A Jamaican man who scammed an elderly widow out of nearly $120,967 by claiming she won $5 million in a lottery is facing 15 months in prison — because the victim’s family and law enforcement pulled a scam on him.
Kemal Barnes pleaded guilty in US District Court to one count of mail fraud, leading to a 15- month sentence from US District Court Judge Patti B. Saris for persuading a 79-year-old Texas woman to send money to the Malden home he shared with his wife, according to court records.
Court records stated that Barnes started draining money using the aliases of “Mary Jones” and “Kenneth Wilson” from the Texas woman in September 2015 when he was living in his native Jamaica. The victim sent the money to the Cleveland Street address in Malden where Barnes then lived, or to an address in Orange, Mass., that Barnes was familiar with, the records show.
When her son learned of the payments in 2015, the victim’s family contacted law enforcement, triggering an investigation by the US Postal Service. The victim told authorities that during her conversations with “Mary Jones” she had disclosed she was trying to obtain a reverse mortgage worth as much as $157,000.
At that point, the victim’s son and law enforcement launched a scam of their own.
The victim told “Mary Jones” that if she got the reverse mortgage, she would send $60,000 to Massachusetts so she could collect her lottery money. But, the woman told “Mary Jones” she needed money for closing costs, and “Jones” sent her $2,400 in cash, records show.
Having seen that Barnes had taken their bait, law enforcement then set the hook.
A fake check worth $60,000 was put in a Priority Express envelope and sent to “Mary Jones’s’’ address in Malden, arriving around 9:54 a.m. on Dec. 21, 2015. The letter “was signed for by a male occupant . . . later identified as Kemal Barnes,’’ US Postal Inspector Elijah Herbert wrote.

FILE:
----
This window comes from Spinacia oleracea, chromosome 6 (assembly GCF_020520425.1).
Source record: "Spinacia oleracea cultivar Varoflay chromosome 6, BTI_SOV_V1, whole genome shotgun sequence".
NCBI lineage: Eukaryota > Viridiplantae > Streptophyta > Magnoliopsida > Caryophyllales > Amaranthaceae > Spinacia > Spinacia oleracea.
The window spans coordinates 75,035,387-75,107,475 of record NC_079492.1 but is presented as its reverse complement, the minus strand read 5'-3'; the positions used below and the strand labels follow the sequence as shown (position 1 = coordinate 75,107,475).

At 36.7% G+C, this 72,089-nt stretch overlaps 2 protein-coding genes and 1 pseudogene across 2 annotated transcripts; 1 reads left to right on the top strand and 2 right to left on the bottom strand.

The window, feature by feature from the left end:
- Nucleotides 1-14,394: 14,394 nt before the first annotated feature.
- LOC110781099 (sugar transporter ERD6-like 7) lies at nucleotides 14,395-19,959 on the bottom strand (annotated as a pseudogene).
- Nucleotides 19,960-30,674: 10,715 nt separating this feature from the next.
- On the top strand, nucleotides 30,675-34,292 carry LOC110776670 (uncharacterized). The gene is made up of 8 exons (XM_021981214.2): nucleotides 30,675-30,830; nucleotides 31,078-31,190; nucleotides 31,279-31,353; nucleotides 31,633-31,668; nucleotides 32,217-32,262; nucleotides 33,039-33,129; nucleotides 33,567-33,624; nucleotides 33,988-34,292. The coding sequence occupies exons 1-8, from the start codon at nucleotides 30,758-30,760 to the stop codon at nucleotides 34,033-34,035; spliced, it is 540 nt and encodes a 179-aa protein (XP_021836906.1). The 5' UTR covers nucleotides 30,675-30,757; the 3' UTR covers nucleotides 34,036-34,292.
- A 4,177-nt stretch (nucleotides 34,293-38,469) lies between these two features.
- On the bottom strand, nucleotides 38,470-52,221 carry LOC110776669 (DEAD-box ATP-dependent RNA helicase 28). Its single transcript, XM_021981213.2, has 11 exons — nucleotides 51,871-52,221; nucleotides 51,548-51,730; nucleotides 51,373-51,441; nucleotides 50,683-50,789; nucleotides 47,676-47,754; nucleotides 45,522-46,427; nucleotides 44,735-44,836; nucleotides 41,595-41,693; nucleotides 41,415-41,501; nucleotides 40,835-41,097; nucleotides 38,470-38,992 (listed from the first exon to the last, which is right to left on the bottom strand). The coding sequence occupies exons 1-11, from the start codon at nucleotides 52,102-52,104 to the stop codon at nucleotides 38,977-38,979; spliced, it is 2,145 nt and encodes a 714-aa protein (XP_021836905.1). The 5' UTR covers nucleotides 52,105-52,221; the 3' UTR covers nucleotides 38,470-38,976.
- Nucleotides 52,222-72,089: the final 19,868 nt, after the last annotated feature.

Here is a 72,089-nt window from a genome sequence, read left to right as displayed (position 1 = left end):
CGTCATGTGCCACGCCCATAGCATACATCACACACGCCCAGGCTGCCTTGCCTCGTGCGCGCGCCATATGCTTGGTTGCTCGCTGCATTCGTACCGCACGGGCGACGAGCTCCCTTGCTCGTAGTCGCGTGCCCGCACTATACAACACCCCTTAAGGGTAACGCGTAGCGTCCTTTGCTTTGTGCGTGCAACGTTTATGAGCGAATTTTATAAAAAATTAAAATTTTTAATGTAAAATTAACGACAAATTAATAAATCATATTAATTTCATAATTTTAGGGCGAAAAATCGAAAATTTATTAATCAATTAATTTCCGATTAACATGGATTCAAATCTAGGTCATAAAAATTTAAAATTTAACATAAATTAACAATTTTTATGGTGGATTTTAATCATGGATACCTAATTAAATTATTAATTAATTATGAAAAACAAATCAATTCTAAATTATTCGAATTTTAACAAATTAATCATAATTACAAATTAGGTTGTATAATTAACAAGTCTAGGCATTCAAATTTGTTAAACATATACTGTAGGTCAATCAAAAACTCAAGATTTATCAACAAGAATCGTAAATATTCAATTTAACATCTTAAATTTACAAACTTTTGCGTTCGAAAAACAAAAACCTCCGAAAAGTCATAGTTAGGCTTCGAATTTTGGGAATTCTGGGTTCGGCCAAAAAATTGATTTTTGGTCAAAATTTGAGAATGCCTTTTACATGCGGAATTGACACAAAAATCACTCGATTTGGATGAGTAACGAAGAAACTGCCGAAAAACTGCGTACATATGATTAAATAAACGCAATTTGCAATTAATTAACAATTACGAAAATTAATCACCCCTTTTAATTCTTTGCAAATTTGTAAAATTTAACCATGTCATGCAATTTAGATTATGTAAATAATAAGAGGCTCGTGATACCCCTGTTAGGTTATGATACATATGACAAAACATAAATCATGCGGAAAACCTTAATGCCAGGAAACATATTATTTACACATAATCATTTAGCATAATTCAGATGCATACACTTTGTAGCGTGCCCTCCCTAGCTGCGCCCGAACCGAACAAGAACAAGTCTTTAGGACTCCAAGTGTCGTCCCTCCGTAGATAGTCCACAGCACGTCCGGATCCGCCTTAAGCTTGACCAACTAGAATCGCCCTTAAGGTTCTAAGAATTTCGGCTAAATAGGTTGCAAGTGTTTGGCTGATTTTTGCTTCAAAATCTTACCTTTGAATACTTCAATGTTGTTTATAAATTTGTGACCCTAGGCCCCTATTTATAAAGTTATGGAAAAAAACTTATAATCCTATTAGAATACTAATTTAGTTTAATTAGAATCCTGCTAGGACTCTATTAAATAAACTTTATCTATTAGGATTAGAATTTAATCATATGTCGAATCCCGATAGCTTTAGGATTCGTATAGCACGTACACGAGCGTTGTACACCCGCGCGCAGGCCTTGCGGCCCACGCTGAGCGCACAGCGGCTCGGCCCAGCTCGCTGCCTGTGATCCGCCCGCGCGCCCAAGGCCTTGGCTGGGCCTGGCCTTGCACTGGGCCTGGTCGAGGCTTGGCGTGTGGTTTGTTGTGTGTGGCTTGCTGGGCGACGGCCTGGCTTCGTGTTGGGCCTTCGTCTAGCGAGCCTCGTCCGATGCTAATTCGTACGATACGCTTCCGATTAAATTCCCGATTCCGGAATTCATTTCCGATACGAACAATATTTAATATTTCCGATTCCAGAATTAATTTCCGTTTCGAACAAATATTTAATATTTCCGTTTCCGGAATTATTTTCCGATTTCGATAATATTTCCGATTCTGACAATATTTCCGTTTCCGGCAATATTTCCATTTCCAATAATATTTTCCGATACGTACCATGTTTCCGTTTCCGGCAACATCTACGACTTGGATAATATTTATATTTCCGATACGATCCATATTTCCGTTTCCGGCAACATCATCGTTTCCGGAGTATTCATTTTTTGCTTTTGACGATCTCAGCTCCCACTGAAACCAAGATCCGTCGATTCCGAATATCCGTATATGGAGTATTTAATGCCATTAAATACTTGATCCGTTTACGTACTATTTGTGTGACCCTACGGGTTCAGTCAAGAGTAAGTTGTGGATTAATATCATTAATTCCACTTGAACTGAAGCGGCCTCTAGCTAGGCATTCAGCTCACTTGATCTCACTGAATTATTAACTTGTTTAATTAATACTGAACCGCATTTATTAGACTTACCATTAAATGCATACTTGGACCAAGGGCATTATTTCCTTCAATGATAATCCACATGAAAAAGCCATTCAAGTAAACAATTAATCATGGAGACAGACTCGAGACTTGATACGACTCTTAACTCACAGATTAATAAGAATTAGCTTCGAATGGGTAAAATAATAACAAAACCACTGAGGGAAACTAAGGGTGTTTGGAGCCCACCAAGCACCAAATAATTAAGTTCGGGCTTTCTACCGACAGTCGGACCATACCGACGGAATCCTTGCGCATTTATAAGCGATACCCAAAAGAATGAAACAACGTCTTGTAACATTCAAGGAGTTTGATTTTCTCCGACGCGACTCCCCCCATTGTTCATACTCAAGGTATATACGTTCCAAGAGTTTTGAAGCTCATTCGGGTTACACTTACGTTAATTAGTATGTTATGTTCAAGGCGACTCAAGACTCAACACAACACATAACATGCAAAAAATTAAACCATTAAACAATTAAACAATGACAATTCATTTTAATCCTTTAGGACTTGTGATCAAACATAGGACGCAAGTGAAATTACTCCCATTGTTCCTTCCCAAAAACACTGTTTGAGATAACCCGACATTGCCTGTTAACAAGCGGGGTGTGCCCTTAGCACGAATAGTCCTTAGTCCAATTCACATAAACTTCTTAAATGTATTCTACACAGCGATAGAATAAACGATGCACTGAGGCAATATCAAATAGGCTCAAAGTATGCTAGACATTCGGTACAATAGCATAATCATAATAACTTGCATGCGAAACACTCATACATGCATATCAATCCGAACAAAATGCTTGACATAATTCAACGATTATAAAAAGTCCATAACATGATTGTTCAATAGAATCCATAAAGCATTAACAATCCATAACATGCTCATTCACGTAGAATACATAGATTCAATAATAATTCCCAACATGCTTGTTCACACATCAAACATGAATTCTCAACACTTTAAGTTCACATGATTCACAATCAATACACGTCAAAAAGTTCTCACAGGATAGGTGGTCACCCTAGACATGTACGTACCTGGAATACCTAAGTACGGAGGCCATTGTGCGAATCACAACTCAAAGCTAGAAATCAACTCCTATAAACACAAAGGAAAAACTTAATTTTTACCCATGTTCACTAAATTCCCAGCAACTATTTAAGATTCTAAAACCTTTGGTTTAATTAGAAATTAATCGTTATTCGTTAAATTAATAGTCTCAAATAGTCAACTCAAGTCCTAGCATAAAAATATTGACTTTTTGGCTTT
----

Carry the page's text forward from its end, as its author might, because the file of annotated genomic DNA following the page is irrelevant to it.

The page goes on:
Postal inspectors, who had obtained a search warrant in anticipation of Barnes falling for their scam, discovered a cellphone that rang when they used the telephone number provided by the victim and other documents linking Barnes to the Texas woman, records show.
“The U.S. Postal Service Priority Mail Express envelope, which had been delivered minutes before, was located on a couch in the living room of the residence,” Herbert wrote. “The fictitious check for $60,000 was found in the opened inner envelope.”
Barnes was arrested.
When he arrived in Massachusetts in the fall of 2015, Barnes was a lawful permanent resident; his wife is a naturalized citizen, records show. When he completes his prison term, he will be deported, according to court records.
In court papers, Federal Public Defender Timothy G. Watkins pleaded for a three-month sentence for Barnes, who surrendered to federal authorities in April.
“For Kemal Barnes the American dream of a better life has turned to ashes as the consequence of his decision to assist others in a scheme to defraud,’’ Watkins wrote. “Although he helped to make it work, he did not operate the scheme and he did not profit or benefit from it [in] any way.”